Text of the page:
First-Time Homebuyer Loans and Programs
Which Loan Is Best for First-Time Homebuyers?
If you’re thinking about becoming a first-time homebuyer, you are probably wondering about mortgages.
- How much does a first-time homebuyer have to put down?
- How can I get a first-time homebuyer’s loan with no credit?
- Where should a first-time homebuyer start?
- Most importantly, which loan is best for first-time homebuyers?
Oh, and are you looking for a turnkey home? A new-build home? A fixer-upper home? How about a particular architectural style? Single-level homes, ranch homes, split-level homes, craftsman-style homes … the choices never seem to end.
It’s okay. Pause a moment and take a deep breath. Summit Mortgage Corporation is here for the first-time homebuyer with the help that will guide them through the maze starting with your mortgage options.
As a first-time buyer, you are likely to end up in one of 8 mortgage programs. It’s not unusual for a borrower to qualify for multiple programs. Knowing the options, understanding the differences and picking the right program can save you money while setting you up for the best possible home purchasing experience.
The big 8 of first-time homebuyer loan programs
- FHA Loan: The go-to loan program for borrowers with weaker credit scores.
- VA Loan: A no down payment loan for current, former or spouses of military personnel.
- USDA Loan: Provides 100% financing for rural properties.
- Fannie Mae and Freddie Mac: Conventional loans require only 3% down.
- State First-Time Homebuyer Program: Assistance programs specifically for residents.
- Home Renovation Loan: Buy a home and remodel it with one loan.
- Good Neighbor Next Door Loan: Discounted home prices for first responders and educators.
- Dollar Homes: Foreclosed homes sold by the government.
In many cases, you can become a first-time homebuyer even if your credit score isn’t where you want it to be. This includes being a first-time homebuyer with no credit history.
An FHA loan is supported by the Federal Housing Administration. They back a portion of a first-time homebuyer’s loan to help lenders feel secure enough to broaden their lending standards.
At its heart, an FHA loan is designed to give more people a chance at the American dream. It helps open the doorway of opportunity by reducing the down payment a borrower is required to make. In fact, an FHA loan can lower the down payment to just 3.5% depending on your credit score.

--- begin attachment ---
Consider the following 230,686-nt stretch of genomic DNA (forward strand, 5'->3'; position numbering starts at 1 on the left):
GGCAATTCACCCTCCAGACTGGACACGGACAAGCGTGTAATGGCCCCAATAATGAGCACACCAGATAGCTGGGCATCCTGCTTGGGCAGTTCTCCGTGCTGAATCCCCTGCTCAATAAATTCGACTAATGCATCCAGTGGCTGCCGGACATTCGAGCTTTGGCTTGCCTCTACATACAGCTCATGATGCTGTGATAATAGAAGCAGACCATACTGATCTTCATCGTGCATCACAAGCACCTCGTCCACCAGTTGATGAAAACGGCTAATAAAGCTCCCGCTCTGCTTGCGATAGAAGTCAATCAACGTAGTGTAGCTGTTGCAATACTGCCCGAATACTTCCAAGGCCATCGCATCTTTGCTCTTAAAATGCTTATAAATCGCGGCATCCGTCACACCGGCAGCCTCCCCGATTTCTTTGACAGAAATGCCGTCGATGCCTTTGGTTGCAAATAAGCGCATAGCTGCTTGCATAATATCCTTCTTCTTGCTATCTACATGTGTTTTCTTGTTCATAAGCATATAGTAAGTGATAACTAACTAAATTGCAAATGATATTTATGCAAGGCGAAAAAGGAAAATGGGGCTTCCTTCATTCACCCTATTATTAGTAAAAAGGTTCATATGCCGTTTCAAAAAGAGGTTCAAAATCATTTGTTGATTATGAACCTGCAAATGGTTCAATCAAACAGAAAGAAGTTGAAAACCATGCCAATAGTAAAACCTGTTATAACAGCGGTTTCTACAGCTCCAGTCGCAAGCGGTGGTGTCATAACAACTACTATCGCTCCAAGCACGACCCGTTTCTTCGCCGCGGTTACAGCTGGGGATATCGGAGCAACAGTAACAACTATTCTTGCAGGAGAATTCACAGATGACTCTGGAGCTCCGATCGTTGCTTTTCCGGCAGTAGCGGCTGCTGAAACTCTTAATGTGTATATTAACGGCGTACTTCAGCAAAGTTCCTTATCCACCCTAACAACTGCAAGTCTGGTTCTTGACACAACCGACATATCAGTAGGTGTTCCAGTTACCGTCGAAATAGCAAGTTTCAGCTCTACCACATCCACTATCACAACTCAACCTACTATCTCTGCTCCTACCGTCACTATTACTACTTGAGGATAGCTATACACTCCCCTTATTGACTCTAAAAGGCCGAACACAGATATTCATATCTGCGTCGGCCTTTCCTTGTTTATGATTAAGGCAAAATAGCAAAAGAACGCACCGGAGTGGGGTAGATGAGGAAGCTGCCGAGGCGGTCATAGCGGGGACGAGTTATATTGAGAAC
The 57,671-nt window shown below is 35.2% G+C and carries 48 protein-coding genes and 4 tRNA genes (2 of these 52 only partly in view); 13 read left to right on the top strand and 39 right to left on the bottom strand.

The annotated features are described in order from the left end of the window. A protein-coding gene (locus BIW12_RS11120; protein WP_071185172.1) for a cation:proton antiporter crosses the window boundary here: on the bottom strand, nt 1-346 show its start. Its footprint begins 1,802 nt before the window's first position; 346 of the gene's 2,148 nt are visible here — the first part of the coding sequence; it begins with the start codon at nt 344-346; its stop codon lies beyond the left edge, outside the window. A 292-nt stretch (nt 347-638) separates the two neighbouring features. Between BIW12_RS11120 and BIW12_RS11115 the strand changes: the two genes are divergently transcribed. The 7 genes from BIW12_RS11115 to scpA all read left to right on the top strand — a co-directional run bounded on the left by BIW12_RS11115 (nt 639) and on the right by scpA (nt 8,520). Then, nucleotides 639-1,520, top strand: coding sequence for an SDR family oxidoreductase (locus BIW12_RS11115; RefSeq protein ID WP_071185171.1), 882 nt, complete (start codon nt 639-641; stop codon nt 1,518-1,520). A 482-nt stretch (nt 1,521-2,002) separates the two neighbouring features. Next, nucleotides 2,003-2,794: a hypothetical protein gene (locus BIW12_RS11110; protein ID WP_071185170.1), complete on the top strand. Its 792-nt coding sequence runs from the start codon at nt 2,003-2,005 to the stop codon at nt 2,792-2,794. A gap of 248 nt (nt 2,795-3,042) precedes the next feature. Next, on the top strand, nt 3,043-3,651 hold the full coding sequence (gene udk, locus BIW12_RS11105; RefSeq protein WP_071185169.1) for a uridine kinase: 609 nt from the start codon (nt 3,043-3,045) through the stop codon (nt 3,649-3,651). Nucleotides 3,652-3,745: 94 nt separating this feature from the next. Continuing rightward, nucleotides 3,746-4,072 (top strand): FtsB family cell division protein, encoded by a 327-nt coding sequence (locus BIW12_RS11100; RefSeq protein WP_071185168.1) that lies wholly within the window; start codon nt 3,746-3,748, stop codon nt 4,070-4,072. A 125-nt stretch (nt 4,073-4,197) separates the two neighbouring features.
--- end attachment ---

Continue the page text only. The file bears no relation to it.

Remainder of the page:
Like many other programs, an FHA loan has upfront and ongoing fees built in. These will include mortgage insurance, which stays in place until a borrower has reached predetermined equity. This mortgage insurance is what protects a lender if a borrower fails to make payments and has to go into foreclosure on a home.
A VA loan is among the most powerful ways our nation says thank you to military personnel. If you are active duty, retired or a surviving spouse of a military member, you can qualify for a VA loan.
The biggest benefit of a VA loan is no down payment.
That’s right. Using a VA loan, you can purchase your first home with zero money down. The other benefit that will save borrowers a lot of money is no mortgage insurance, commonly known as PMI.
For those that qualify, a VA loan is undeniably the most affordable way to purchase a first home. The only downside to a VA loan is the time it takes to process the loan. Unlike other loan programs that feel fast-tracked by financial institutions, submitting for and getting approval for a VA loan can be a lengthy process. Often, the slower pace is due to additional lender requirements, known as overlays, or other vetting requirements.
Get the full story on VA Loans from Summit Mortgage.
YOU DO NOT HAVE TO BE A FARMER TO GET A USDA LOAN. We apologize for the use of capital letters. It’s important we make this point very clear, especially for first-time homebuyers.
When people read USDA, they understandably assume a program is for farmers or farms only. This is not the case. A USDA loan applies to homes located in rural areas; farms or otherwise.